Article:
El Mundo turns printed 'jerseys' into revenue
Posted: 4/11/2013  |  By: Nu Yang
For newspapers, sporting events are a huge opportunity to drive up revenue, and one Spanish-language paper has capitalized in a unique way — origami soccer jerseys.  

During the 2010 World Cup series, El Mundo marketed its print product to enthusiastic soccer fans and created the jerseys as a way to connect the local Hispanic community with advertisers. Located in Kirkland, Wash., El Mundo is published every Thursday with a free circulation of 20,000. President and chief executive officer Gustavo Montoya, along with his sister and publisher, Martha Montoya, purchased the paper in 2008.  

Gustavo said the Hispanic market in Washington is scattered, stretching from the Seattle area to the eastern side of the state. “There are 1,400 points of distribution over 15 counties,” he said.  

Before they became newspaper owners, Gustavo worked in technology and Martha illustrated cartoon strips, but both of them knew the challenges the newspaper industry faced. Their parents were educators in Colombia, and Gustavo said owning the newspaper is a way for “their legacy to continue” and for them to “understand the needs of their community.”  

“We saw a high demand for the print form,” Gustavo said. “But it was frustrating to try to reach out to mainstream advertisers to have them listen to the pitch we were trying to sell.” He said many of his frustrations stemmed from a readership that demanded print, but an industry that was quickly marching toward digital.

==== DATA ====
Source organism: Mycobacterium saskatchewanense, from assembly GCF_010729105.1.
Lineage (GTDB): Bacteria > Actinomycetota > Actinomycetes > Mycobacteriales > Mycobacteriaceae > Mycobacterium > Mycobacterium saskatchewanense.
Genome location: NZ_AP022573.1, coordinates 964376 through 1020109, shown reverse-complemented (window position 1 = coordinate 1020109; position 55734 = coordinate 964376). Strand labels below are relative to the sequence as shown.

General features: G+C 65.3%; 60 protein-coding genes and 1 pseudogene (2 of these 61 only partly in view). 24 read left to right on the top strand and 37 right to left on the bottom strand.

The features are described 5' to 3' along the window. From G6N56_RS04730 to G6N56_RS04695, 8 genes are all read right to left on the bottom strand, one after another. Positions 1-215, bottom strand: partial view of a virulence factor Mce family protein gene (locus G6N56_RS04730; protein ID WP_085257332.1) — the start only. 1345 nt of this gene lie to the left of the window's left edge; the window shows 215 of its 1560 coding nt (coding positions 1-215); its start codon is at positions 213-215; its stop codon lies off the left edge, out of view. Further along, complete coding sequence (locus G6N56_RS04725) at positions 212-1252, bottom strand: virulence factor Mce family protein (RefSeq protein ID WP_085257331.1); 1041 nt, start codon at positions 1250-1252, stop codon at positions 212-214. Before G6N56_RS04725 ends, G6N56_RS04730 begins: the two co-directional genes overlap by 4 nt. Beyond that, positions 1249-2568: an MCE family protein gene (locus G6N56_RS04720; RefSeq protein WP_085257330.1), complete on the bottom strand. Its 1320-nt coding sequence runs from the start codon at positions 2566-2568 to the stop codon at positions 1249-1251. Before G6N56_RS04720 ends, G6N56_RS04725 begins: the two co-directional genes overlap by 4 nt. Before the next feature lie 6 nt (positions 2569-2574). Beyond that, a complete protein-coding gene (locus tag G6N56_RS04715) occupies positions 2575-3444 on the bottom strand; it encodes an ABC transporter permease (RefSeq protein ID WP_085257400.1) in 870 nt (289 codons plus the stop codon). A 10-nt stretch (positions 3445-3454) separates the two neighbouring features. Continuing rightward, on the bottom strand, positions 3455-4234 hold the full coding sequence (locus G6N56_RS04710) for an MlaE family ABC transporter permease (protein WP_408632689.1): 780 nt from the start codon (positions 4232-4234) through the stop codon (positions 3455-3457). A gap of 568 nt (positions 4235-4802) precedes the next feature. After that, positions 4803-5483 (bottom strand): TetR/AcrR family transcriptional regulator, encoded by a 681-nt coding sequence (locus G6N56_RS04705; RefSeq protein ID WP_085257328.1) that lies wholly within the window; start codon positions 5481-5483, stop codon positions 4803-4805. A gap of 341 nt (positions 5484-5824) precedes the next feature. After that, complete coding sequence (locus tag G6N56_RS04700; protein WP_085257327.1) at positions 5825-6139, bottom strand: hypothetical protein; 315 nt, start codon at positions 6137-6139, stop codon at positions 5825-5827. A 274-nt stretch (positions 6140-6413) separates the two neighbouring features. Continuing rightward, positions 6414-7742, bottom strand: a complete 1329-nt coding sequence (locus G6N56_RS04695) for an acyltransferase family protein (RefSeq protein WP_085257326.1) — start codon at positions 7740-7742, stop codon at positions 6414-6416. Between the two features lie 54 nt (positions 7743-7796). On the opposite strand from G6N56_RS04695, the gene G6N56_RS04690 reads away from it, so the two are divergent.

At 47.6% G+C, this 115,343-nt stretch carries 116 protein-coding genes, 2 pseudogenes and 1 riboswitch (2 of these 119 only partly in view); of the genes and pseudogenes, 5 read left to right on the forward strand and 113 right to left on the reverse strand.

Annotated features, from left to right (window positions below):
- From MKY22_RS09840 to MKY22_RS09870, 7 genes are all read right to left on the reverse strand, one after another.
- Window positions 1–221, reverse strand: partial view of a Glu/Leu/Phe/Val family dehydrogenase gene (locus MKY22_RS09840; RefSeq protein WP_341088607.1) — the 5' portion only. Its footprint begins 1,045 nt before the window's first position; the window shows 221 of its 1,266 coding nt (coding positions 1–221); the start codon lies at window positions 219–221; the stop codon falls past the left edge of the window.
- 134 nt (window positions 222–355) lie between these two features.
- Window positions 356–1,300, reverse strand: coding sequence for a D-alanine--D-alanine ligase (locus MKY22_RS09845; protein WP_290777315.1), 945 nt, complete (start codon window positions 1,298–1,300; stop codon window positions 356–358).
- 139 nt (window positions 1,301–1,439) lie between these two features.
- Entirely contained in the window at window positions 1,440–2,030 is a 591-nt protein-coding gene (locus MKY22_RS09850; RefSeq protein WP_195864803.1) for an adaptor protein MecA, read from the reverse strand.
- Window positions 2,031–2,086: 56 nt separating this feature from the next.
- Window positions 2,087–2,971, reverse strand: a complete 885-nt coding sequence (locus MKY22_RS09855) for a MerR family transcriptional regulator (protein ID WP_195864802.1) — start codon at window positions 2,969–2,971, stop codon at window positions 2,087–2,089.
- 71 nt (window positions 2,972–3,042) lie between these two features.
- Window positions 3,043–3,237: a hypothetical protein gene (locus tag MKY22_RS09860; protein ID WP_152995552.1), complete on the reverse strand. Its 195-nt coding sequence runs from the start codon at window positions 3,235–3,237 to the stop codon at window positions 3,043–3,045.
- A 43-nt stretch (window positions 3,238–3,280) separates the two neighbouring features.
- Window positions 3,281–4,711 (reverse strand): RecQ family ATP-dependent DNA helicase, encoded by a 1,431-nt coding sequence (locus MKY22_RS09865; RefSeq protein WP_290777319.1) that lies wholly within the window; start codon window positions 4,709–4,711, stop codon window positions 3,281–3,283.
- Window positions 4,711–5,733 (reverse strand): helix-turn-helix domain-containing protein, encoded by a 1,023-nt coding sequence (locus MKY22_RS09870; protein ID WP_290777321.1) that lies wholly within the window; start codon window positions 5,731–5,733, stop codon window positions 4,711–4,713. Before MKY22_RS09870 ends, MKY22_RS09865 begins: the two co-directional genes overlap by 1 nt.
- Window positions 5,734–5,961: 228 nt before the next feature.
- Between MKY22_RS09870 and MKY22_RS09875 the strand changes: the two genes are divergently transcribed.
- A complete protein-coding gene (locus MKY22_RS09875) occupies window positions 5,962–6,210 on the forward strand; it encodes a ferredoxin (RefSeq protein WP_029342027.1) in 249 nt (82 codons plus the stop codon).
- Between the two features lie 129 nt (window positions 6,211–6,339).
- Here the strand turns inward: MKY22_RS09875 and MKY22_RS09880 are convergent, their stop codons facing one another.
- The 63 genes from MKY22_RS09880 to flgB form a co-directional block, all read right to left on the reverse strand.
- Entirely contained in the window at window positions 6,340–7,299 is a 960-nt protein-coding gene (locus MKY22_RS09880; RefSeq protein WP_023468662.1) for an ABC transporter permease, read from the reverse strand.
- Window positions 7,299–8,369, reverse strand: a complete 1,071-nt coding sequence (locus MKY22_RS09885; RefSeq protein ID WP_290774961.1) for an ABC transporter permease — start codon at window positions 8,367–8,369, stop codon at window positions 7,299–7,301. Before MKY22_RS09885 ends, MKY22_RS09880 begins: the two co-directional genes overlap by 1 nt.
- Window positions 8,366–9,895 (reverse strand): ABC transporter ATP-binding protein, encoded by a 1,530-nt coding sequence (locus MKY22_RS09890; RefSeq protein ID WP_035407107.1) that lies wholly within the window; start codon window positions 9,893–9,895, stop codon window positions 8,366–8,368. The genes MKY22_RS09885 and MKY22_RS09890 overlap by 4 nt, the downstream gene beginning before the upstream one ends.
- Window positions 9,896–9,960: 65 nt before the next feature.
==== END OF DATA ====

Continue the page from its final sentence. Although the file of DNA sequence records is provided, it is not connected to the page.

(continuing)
Gustavo and Martha decided to show advertisers firsthand why they should invest in the print product, and the duo approached Comcast with a proposal that would strengthen both the newspaper as well as the cable provider’s brand.  

The interactive print origami soccer jerseys were a perfect match, Gustavo said.  

Martha said the unfolded jersey consisted of a full-page ad (front and back), which included a front banner, a half-page ad in the back (visible even on the folded jersey), and a logo.  

The promotion ran for 16 weeks and highlighted each of the 32 soccer teams playing in the World Cup. Readers were able to send in the origami jerseys representing the two teams they thought would be in the finals. Correct submissions were entered in a raffle to win a free television. Two winners were selected.  

Gustavo said the paper’s goal was to prove that publishing can be creative, and prove to advertisers that there is value in getting their brand name into the hands of readers. “We accomplished our goal, and we were able to put us in the spotlight,” he said.  

El Mundo has since received recognition from the National Association of Hispanic Publications for the origami jersey promotion. According to Martha, El Mundo also owns the patent, and they have sold the rights to a few other papers that have gone on to introduce the project into their own market.  

“We’ve seen great interest in other sports like baseball and basketball,” Gustavo said. “And the World Cup is coming up again in 2014.”